Israel reconsiders, decides to keep Minsk embassy open

According to a statement issued by the Prime Minister's Office, Netanyahu decided not to close the embassy in Minsk “after a series of consultations with heads of the foreign ministry."

March 16, 2016 18:36
2 minute read.
Israeli embassy in Cairo

An Israeli flag flies at the top of the Israeli embassy in Cairo August 19, 2011. (photo credit: REUTERS)

Two months after announcing the closure of five diplomatic missions around the world as a cost-saving measure, Prime Minister Benjamin Netanyahu intervened on Wednesday to save at least one of them: the embassy in Belarus.

According to a statement issued by the Prime Minister’s Office, Netanyahu decided not to close the embassy in Minsk “after a series of consultations with heads of the Foreign Ministry and with [Immigration and Absorption Minister] Ze’ev Elkin.”

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The statement said that Netanyahu, who is also foreign minister, attributes importance to the existence of the embassy in Minsk.

The Foreign Ministry announced in January that, for budgetary reasons, it was going to close the embassy in Belarus, the embassy in El Salvador, as well as the consulates in Philadelphia and Marseilles. In addition, Israel’s roving ambassador to the Caribbean, who is stationed in New York, is also to be cut out. The plans to do away with those missions other still remain in force, one government official said.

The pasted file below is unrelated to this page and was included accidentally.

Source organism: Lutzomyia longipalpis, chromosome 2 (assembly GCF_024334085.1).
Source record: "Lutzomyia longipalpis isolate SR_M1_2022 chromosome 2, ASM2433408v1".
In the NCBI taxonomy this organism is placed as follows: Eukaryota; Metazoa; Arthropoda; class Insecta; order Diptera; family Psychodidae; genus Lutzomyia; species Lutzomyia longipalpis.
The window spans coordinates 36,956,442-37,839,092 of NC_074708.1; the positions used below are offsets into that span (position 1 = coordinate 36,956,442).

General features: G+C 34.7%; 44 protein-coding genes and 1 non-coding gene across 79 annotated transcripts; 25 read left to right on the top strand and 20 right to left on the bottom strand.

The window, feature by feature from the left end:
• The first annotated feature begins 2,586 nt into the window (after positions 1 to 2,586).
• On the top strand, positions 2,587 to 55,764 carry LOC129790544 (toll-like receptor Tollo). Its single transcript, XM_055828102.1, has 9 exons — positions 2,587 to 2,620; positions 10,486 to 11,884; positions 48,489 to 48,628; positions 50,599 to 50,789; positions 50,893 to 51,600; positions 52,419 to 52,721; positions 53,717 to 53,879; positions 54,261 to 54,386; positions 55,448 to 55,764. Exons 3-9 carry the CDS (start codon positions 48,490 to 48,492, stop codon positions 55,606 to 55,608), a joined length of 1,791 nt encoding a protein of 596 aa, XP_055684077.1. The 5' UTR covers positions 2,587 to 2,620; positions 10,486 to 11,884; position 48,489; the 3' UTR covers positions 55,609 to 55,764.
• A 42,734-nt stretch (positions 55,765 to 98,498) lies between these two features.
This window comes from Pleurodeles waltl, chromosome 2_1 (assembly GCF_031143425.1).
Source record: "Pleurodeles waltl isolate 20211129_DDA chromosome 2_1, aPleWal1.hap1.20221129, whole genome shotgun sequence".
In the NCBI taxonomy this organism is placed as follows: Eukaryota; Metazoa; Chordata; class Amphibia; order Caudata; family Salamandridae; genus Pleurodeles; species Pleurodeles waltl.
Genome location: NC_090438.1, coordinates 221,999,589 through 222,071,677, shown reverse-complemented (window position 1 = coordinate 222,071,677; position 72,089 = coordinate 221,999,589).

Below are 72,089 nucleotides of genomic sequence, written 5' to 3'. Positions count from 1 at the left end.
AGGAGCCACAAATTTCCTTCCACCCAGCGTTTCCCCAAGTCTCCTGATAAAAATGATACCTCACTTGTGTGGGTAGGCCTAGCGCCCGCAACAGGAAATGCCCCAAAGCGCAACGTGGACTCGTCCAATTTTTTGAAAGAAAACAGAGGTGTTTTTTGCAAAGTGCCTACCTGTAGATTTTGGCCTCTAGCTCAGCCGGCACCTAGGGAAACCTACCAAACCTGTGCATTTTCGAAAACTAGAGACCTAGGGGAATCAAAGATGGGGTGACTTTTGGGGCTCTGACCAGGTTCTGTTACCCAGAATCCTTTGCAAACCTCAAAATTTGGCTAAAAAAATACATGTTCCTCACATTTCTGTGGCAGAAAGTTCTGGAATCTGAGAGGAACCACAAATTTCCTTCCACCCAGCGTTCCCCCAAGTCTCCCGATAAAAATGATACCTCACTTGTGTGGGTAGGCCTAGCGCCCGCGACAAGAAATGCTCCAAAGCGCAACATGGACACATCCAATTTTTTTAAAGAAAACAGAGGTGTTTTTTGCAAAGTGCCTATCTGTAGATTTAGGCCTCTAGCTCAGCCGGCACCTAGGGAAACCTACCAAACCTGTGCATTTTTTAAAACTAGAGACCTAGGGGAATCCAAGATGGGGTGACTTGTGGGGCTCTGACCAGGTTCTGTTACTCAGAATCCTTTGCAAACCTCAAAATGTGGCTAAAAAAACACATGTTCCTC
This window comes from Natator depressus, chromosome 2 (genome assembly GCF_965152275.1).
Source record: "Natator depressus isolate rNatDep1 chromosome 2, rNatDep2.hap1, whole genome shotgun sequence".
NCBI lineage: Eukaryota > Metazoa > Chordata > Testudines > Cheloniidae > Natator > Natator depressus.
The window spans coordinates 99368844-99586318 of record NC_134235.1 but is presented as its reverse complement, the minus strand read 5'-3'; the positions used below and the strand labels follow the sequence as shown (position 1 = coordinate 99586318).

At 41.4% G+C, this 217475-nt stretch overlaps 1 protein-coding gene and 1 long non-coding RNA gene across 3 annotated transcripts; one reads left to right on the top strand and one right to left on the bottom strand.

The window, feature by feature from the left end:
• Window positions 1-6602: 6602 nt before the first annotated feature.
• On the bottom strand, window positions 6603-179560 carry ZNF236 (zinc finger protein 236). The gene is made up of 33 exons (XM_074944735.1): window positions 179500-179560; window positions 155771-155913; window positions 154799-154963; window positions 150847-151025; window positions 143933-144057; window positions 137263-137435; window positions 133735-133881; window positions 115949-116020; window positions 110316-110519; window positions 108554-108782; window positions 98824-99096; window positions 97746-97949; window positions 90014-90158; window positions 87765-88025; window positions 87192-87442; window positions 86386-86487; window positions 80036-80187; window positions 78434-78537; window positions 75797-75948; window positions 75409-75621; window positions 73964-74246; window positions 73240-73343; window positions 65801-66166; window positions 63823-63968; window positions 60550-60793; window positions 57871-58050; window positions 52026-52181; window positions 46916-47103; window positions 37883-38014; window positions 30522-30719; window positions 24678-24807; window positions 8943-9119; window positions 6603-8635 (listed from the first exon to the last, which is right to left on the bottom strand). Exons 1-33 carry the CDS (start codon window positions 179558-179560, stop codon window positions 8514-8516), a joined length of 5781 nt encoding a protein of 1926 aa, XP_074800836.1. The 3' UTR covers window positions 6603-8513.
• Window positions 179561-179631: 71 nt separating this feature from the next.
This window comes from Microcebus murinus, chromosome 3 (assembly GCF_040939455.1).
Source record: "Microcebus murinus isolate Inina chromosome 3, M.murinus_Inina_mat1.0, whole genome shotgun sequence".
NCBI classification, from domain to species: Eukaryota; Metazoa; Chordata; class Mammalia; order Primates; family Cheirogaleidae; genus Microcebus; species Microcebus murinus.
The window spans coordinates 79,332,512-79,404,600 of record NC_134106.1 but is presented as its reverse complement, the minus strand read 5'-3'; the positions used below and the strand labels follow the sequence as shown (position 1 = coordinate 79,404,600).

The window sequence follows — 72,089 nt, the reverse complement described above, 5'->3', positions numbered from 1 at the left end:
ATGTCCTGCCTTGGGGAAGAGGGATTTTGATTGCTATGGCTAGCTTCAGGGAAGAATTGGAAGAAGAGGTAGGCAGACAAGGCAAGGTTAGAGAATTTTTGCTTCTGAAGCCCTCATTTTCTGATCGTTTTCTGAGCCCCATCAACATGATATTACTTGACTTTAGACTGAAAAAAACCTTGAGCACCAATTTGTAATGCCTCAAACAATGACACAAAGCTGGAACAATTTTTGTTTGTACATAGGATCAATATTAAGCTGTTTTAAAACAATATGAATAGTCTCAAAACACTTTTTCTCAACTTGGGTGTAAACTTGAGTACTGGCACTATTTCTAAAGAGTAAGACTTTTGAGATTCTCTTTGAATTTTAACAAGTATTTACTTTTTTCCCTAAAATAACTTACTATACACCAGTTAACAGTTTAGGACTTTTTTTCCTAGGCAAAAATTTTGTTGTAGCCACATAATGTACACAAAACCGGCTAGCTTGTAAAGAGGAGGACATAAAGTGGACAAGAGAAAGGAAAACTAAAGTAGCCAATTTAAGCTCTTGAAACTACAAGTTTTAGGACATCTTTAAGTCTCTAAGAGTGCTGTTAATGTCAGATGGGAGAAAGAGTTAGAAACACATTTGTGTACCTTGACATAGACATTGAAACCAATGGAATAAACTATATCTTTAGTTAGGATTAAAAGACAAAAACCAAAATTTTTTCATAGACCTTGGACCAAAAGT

The decision to close the embassy in Minsk triggered a sharp reaction from Belarus, which threatened to respond by closing its own embassy in Israel. Israel closed its embassy in Minsk in 2002 but reopened it two years later.

Former foreign minister Avigdor Liberman panned the decision to close the embassy in Minsk when it was first made in January, calling it a “completely crazy move, both from the political point of view as well as from the point of view of state interests.”

Liberman said that move would damage ties with Belarus, and that it would cause serious difficulties both for the 130,000 Belarus Jews living in Israel and for the Jews in the country now interested in emigrating.

The Conference of European Rabbis also criticized the move, and warned of negative repercussions as a result.

“This decision may overshadow the good relations with the growing Jewish community,” CER president Rabbi Pinchas Goldschmidt wrote in a letter to Netanyahu and Foreign Ministry director- general Dore Gold earlier this month.

“We are concerned about the implications, God forbid, for the remaining Jewish institutions and cemeteries where lie the great masters of Torah.”

According to the World Jewish Congress, Belarus is home to the third-largest Jewish community in the former Soviet Union, with 20,000 Jews in Minsk and 26,000 spread out across the country.

Sam Sokol contributed to this report.

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